Portland, Maine’s ‘Bring Them On’ Migrant Policy Forces Nearby Town To Consider Turning Churches, Homes Into Homeless Shelters

Experts are blaming part of the problem on ‘very progressive’ Mayor Ethan Strimling’s push for ‘sanctuary jurisdiction.’

AP/Elise Amendola
A migrant family at the Exposition Building, Portland, Maine, in 2019. AP/Elise Amendola

A Maine city’s proposal to turn private homes and churches into migrant shelters is a symptom of the state’s larger homeless epidemic, as towns grapple with the result of “sanctuary” policies from Democratic leaders, experts say. 

On June 3, Westbrook — a suburb of Maine’s largest city, Portland — will hold a public hearing on a proposal to allow for private spaces to be licensed as public emergency shelters to house homeless people and migrants. 

“Towns in Maine are having to get creative now in terms of how to deal with the homelessness population,” Maine Policy Institute’s director of legislative affairs, Jacob Posik, says, attributing part of the problem to a “very progressive mayor of Portland,” Ethan Strimling, who during his 2015 to 2019 term worked to make Portland a “sanctuary jurisdiction.” 

When President Trump in 2019 said his administration was “giving strong consideration to placing illegal immigrants in sanctuary cities only,” Mayor Strimling’s response was to “bring them on.” 

“We are a place that you should feel welcome and come to,” Mr. Strimling said. “We are not going to check your papers as you are walking up the street, we don’t believe in that, and I hope we never do.”

A few years later, nearby communities like Westbrook are feeling the effects, Mr. Posik says. 

“It has sort of become a destination, if you will, for migrants who are crossing the border,” he notes. “There’s a lot of people from a lot of different countries who are ending up here and now it’s starting to spill outside of Portland into some of these neighboring communities.” 

The proposal wouldn’t force churches and homes to become shelters, but would rather amend land use regulatory code to allow for it. 

“The ordinance currently under consideration would allow single-family or two-family homes to be licensed as emergency shelters and would allow a private civic organization (such as a church) to license a community room within the building as an emergency shelter space,” Westbrook’s director of planning and code enforcement, Jennie Franceschi, said in a statement provided to the Sun. “At present, there is no mechanism within the City of Westbrook’s ordinances which would allow us to license emergency shelter operations.”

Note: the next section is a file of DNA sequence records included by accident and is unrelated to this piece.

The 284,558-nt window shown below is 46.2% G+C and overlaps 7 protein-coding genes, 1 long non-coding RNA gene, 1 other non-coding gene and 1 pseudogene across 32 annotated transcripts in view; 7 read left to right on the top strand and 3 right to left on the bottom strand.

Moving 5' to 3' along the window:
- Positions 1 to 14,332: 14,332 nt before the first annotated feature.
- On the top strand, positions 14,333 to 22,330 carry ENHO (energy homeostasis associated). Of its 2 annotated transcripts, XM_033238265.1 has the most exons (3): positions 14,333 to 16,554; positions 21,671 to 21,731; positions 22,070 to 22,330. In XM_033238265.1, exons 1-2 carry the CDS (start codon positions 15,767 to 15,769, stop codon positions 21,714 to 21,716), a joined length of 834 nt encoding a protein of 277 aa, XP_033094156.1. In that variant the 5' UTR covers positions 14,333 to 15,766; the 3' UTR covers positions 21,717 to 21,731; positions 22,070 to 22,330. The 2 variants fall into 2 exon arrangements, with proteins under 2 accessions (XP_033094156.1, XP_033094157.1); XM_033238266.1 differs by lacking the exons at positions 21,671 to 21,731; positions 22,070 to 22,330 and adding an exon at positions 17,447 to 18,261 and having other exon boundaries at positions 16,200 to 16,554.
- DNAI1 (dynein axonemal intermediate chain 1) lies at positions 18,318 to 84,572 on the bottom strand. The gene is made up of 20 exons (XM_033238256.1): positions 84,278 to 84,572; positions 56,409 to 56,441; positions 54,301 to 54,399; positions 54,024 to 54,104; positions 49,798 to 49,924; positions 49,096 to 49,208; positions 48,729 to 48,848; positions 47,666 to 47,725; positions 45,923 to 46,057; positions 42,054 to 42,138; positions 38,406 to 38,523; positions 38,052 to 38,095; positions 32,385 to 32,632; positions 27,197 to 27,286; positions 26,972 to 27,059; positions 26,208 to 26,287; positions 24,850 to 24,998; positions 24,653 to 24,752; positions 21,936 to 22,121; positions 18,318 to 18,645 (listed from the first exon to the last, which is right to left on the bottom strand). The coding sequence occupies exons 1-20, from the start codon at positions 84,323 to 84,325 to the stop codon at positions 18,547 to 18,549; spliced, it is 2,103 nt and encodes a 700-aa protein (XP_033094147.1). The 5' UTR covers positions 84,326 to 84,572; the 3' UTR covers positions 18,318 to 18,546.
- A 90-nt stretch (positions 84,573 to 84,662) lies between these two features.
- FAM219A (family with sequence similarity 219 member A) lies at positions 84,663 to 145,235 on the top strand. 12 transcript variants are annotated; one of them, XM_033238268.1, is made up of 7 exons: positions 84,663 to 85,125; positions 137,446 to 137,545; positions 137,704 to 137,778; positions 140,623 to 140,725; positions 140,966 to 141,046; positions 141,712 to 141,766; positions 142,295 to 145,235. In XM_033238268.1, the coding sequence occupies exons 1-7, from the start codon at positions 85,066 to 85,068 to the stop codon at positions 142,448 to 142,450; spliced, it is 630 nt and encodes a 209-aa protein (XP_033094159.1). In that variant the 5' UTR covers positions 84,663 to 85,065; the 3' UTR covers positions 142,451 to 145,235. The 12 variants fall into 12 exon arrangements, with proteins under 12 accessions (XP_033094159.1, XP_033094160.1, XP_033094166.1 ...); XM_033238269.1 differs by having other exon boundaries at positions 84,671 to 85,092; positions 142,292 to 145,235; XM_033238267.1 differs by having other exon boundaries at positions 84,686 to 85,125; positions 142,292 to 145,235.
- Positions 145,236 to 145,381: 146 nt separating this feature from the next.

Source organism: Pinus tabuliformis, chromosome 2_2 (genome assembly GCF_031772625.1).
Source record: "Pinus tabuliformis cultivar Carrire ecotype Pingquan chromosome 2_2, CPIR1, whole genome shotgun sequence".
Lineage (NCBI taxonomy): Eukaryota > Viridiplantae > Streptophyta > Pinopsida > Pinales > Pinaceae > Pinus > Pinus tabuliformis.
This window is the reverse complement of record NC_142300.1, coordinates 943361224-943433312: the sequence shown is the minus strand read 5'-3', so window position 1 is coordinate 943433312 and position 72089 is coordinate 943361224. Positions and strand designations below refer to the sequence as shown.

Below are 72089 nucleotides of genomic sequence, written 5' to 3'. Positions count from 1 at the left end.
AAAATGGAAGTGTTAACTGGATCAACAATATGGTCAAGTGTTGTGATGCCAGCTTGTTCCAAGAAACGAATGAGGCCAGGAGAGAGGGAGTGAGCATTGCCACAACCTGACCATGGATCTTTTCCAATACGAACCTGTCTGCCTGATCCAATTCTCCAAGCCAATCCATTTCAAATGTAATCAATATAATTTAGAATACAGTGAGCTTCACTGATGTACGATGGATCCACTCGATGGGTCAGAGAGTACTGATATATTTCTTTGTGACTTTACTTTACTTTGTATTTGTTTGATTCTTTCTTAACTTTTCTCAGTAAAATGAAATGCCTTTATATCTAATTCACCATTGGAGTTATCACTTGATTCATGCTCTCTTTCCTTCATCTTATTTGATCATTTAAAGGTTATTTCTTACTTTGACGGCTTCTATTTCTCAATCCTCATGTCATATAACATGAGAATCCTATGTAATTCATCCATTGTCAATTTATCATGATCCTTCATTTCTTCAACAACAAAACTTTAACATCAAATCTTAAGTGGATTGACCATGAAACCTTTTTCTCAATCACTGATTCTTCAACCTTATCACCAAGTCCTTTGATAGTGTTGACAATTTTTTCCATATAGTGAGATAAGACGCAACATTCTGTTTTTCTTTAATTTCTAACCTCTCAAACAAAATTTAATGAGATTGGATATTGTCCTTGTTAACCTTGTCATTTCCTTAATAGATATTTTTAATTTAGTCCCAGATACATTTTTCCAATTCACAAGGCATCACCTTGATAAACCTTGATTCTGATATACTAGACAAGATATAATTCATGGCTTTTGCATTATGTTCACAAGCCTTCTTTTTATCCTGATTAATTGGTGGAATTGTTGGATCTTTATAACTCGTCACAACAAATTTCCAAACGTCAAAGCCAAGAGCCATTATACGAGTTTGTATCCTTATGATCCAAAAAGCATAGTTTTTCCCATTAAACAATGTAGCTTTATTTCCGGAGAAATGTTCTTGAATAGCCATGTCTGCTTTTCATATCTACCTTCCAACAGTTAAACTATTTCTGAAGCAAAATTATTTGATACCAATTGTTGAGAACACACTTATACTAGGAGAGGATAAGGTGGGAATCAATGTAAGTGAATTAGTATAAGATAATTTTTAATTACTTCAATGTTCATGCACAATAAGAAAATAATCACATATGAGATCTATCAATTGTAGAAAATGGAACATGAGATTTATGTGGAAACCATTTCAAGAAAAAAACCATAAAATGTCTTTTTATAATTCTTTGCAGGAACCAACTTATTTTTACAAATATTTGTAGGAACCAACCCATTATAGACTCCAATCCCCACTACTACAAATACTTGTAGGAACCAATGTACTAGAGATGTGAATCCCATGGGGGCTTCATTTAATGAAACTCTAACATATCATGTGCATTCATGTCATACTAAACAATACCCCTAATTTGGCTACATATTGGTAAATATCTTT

Westbrook’s acting mayor and City Council president, David Morse, tells the Sun as of Friday he hasn’t heard “any feedback from residents” on the proposals except for comments made at a recent City Council meeting. 

“I encourage anyone with questions or concerns to come to the public meeting on June 3,” he says. “City staff will be on hand to explain how this ordinance would work if a private civic organization were interested in obtaining a license to have an emergency shelter space in their property.”

At a public planning meeting earlier this month, residents expressed mixed reactions towards the proposal, as the Sun has noted, with supporters arguing it would help the city address soaring homelessness, especially among youth in public schools and their families. One resident opposing it expressed concerns that the measure would increase taxes and make Maine more like California. 

Towns across Maine, but especially in the greater Portland area, are finding themselves having to come up with local solutions as they grapple with a lack of housing, Mr. Posik says. 

“Portland is sort of at its max in terms of the shelters,” he said. “The shelters are at capacity, and in terms of what the city is able to do for the homeless population that actually lives there, I would say that those resources have largely been exhausted. And so now you’re seeing the problem expand out to other communities, and this instance in Westbrook is just one particular case of that reality.”

Portland has tried to rebuild closed shelters, which has been met with “pushback across the community,” he says. 

“NIMBYism is a real thing,” he says. “People don’t necessarily want these things to be in their neighborhood or whatever the case might be. But given the massive influx that has occurred over the last few years in Portland, I would say it’s really the neighboring communities of Portland that are experiencing it the worst.”


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